For several weeks now, it has become common in German matches for games to be interrupted because supporters, as a form of protest, throw various objects onto the field, ranging from chocolate coins to tennis balls. Axel Hellmann, the CEO of Eintracht Frankfurt, has had enough.

Criticism of protesting German supporters: 'Their fear is unrealistic'

The ongoing protests in German football have been triggered by a controversial plan to allow investors to buy stakes in the Deutsche Fussball Liga (DFL), the governing body responsible for overseeing the Bundesliga and the 2. Bundesliga.

This move, which challenges the traditional ownership structure of football clubs in Germany where members often hold decision-making power, has sparked considerable debate and discontent among fans.

Axel Hellmann, the General Manager of Eintracht Frankfurt, has emerged as a vocal critic of these protests and the disruption they have caused during matches. He contends that it's time to bring an end to the protests, especially after a recent incident where the game between Hertha BSC and HSV was halted for more than half an hour due to various objects strewn across the Olympiastadion pitch.

The unexpected sight of tennis balls being thrown onto the field during Hertha's match left Hellmann bewildered, considering the club's engagement with multiple financial backers. He questions whether this is ultimately beneficial for the overall competitiveness of the league.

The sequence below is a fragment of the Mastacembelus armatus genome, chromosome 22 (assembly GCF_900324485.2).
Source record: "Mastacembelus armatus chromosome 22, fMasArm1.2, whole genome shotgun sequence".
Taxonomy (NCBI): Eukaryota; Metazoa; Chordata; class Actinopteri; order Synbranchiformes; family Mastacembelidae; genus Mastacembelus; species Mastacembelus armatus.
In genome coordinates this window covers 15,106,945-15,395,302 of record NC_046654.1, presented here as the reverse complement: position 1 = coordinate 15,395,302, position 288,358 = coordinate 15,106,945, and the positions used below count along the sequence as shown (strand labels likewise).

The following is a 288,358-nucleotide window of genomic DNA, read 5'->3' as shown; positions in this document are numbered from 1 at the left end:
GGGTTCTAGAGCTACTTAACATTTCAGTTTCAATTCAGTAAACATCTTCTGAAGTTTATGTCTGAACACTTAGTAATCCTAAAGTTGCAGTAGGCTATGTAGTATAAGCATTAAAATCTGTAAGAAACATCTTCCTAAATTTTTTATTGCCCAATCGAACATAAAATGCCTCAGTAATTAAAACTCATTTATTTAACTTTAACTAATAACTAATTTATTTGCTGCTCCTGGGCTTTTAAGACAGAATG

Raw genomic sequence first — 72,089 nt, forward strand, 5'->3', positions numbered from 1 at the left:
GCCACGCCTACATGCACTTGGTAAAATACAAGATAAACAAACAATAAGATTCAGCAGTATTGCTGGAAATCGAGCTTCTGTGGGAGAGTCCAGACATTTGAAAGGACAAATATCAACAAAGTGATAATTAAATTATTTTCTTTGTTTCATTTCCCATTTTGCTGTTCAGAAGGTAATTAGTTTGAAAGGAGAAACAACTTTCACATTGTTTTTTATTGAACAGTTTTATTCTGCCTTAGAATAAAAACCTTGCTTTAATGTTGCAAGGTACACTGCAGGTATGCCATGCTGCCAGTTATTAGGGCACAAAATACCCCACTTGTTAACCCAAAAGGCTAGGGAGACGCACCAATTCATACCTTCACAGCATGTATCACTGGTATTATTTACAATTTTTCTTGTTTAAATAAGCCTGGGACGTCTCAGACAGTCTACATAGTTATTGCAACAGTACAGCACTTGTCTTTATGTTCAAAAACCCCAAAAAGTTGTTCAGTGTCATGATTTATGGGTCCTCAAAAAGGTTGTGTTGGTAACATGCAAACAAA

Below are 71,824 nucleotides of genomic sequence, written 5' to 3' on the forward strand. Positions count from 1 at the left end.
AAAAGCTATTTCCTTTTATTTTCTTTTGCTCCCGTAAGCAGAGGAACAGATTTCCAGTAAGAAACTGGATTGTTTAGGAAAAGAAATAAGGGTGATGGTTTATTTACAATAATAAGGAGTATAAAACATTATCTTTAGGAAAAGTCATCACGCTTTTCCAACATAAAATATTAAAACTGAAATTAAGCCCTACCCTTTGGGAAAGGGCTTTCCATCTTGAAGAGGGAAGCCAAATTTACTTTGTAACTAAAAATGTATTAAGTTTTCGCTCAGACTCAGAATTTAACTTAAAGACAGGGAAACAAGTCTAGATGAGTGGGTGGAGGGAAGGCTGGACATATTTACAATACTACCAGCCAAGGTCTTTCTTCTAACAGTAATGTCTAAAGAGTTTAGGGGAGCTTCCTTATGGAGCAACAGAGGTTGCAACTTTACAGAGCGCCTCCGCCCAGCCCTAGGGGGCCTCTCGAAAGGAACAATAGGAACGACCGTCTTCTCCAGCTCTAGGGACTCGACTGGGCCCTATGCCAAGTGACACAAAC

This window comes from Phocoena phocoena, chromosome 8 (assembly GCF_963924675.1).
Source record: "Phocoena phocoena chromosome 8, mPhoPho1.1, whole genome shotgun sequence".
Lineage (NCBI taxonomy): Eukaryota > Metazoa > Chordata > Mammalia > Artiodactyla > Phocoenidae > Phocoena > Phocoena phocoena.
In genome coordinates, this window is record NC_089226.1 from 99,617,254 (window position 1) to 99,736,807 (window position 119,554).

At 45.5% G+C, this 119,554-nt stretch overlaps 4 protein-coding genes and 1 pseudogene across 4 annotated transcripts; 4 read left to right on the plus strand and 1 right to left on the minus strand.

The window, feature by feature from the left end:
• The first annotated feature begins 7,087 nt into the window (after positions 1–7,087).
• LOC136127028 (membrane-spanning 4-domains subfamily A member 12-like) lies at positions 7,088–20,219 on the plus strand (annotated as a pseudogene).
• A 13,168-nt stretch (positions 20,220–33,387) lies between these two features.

Hellmann adopts a firm stance, suggesting that if the protests continue unabated and hinder the league's unity, it may result in more such arrangements where external investors are courted. He challenges the notion that these developments would exacerbate income inequality within the league, asserting that they are, in fact, aimed at preserving unity among the 36 participating clubs for a substantial 20-year period.

Furthermore, Hellmann dismisses criticism that accepting funds from the authoritarian Saudi Arabian regime is morally incorrect. He argues against applying such standards selectively, suggesting that if one were to consider these investments unethical, it should lead to broader lifestyle changes, such as abstaining from using gasoline or turning off gas heating systems in homes. He urges caution against falling into the trap of hypocrisy and emphasizes the need for a more balanced perspective.

In the midst of these protests and debates, Lutz-Michael Fröhlich, the head of referees for the DFL, also calls for action. He proposes a potential solution to the disruptions by suggesting that teams be kept on the sidelines before being allowed onto the pitch, thus minimizing the impact of objects being thrown onto the field. Fröhlich seeks support from the DFL in addressing the issue, as he underscores that referees should not be held responsible for the problems arising within the stadiums.

These developments highlight the complex interplay between the evolving financial landscape of football, the passionate fanbase in Germany, and the ongoing efforts to maintain the integrity and competitiveness of the league.